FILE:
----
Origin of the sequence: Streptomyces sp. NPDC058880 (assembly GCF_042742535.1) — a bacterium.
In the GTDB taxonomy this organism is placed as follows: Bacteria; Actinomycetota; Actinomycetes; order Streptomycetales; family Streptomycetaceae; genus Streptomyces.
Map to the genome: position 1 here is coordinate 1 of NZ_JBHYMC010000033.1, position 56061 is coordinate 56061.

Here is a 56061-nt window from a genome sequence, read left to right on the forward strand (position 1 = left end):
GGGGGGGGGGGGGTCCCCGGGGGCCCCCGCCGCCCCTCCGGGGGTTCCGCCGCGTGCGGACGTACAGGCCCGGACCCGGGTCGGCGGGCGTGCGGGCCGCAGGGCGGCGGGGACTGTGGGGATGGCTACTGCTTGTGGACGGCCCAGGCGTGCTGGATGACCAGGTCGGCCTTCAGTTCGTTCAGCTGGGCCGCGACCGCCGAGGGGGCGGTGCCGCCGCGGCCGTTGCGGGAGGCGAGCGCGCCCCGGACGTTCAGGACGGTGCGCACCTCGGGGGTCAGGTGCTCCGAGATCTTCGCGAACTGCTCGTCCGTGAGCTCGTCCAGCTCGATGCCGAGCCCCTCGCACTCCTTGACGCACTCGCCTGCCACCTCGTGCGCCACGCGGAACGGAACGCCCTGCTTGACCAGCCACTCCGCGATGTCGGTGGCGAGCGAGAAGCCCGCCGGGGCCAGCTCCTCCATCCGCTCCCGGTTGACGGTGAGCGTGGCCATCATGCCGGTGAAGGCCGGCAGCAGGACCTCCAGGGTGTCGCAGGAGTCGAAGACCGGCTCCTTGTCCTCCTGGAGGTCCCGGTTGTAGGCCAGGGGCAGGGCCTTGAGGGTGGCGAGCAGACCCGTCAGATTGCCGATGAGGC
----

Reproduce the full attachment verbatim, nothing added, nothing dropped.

Origin of the sequence: Streptomyces sp. NPDC058880 (assembly GCF_042742535.1) — a bacterium.
In the GTDB taxonomy this organism is placed as follows: Bacteria; Actinomycetota; Actinomycetes; order Streptomycetales; family Streptomycetaceae; genus Streptomyces.
Map to the genome: position 1 here is coordinate 1 of NZ_JBHYMC010000033.1, position 56061 is coordinate 56061.

Here is a 56061-nt window from a genome sequence, read left to right on the forward strand (position 1 = left end):
GGGGGGGGGGGGGTCCCCGGGGGCCCCCGCCGCCCCTCCGGGGGTTCCGCCGCGTGCGGACGTACAGGCCCGGACCCGGGTCGGCGGGCGTGCGGGCCGCAGGGCGGCGGGGACTGTGGGGATGGCTACTGCTTGTGGACGGCCCAGGCGTGCTGGATGACCAGGTCGGCCTTCAGTTCGTTCAGCTGGGCCGCGACCGCCGAGGGGGCGGTGCCGCCGCGGCCGTTGCGGGAGGCGAGCGCGCCCCGGACGTTCAGGACGGTGCGCACCTCGGGGGTCAGGTGCTCCGAGATCTTCGCGAACTGCTCGTCCGTGAGCTCGTCCAGCTCGATGCCGAGCCCCTCGCACTCCTTGACGCACTCGCCTGCCACCTCGTGCGCCACGCGGAACGGAACGCCCTGCTTGACCAGCCACTCCGCGATGTCGGTGGCGAGCGAGAAGCCCGCCGGGGCCAGCTCCTCCATCCGCTCCCGGTTGACGGTGAGCGTGGCCATCATGCCGGTGAAGGCCGGCAGCAGGACCTCCAGGGTGTCGCAGGAGTCGAAGACCGGCTCCTTGTCCTCCTGGAGGTCCCGGTTGTAGGCCAGGGGCAGGGCCTTGAGGGTGGCGAGCAGACCCGTCAGATTGCCGATGAGGC